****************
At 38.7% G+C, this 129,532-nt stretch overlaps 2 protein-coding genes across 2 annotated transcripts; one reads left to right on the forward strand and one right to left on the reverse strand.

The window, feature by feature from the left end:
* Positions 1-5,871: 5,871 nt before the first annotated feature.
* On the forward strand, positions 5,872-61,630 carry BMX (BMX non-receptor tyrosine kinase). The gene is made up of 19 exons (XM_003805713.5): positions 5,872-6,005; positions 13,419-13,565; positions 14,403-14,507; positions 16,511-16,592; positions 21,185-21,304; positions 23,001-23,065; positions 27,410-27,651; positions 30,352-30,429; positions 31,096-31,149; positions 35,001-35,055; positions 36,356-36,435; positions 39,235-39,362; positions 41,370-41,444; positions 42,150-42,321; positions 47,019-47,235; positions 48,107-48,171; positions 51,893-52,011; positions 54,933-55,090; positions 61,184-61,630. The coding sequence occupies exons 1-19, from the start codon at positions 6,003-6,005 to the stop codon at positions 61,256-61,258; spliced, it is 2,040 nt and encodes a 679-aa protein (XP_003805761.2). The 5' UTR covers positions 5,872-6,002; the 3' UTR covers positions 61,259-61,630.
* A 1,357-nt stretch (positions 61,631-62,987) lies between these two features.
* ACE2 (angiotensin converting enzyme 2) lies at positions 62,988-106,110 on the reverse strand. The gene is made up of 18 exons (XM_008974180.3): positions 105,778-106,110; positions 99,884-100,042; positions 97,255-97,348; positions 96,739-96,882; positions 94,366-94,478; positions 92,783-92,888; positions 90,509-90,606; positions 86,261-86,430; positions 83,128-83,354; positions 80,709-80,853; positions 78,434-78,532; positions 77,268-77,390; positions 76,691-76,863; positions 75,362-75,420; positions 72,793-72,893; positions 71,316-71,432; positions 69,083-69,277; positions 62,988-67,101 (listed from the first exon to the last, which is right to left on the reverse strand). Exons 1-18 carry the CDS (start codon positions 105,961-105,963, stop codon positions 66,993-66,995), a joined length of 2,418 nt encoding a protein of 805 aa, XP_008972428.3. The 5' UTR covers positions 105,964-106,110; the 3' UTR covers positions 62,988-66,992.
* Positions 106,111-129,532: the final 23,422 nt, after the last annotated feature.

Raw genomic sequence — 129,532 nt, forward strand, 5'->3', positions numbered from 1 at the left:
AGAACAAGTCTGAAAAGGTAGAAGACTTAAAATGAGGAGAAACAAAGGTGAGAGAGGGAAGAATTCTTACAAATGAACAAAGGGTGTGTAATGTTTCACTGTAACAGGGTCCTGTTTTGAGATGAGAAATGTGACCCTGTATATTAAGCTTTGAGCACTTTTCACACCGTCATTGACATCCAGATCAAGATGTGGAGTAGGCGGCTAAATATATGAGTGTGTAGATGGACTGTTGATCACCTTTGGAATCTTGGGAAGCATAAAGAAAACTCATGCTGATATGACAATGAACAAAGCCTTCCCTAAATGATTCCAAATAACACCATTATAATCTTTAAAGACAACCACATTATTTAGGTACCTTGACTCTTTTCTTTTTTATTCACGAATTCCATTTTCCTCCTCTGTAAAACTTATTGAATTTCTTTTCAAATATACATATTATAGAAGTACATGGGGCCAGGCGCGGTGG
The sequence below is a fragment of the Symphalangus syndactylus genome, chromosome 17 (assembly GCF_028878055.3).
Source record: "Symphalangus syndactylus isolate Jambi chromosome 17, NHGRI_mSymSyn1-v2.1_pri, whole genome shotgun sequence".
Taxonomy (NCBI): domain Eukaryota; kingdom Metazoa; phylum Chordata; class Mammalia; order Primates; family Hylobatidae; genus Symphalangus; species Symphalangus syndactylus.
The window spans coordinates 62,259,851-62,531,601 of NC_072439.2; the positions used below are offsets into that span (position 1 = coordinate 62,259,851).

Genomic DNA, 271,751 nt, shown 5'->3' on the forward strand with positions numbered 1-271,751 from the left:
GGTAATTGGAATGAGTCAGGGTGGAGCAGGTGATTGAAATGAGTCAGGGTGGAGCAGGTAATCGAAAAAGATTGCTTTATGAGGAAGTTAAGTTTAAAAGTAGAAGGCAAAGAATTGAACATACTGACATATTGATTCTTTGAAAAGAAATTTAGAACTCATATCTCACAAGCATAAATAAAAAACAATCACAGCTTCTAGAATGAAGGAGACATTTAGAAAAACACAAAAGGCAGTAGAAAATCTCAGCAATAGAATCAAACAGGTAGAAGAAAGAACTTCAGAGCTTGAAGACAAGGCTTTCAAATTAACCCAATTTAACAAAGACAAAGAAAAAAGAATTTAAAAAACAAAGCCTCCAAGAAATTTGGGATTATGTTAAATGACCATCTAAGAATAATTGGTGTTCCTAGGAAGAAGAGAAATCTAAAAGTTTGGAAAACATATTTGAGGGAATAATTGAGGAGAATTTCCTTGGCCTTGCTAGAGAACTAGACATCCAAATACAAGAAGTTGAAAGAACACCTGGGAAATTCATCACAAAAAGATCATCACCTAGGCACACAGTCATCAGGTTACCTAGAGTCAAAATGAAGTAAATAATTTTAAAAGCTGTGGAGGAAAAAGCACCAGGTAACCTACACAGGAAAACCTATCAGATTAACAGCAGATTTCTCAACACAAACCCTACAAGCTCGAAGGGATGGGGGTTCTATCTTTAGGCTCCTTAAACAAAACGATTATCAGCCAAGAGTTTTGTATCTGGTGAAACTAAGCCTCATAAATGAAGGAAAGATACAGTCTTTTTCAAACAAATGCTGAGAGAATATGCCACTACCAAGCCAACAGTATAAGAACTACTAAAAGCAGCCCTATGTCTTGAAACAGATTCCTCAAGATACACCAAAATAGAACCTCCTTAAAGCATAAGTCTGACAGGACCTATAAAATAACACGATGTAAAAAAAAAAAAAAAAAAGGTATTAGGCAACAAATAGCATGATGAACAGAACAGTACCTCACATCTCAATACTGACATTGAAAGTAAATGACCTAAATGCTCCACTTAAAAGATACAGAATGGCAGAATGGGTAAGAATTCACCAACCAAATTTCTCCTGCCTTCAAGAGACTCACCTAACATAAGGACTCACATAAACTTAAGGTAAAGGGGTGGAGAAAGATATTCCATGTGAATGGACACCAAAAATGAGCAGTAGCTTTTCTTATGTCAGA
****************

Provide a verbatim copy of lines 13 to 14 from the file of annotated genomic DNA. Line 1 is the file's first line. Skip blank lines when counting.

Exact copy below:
The window spans coordinates 62,259,851-62,531,601 of NC_072439.2; the positions used below are offsets into that span (position 1 = coordinate 62,259,851).

Genomic DNA, 271,751 nt, shown 5'->3' on the forward strand with positions numbered 1-271,751 from the left: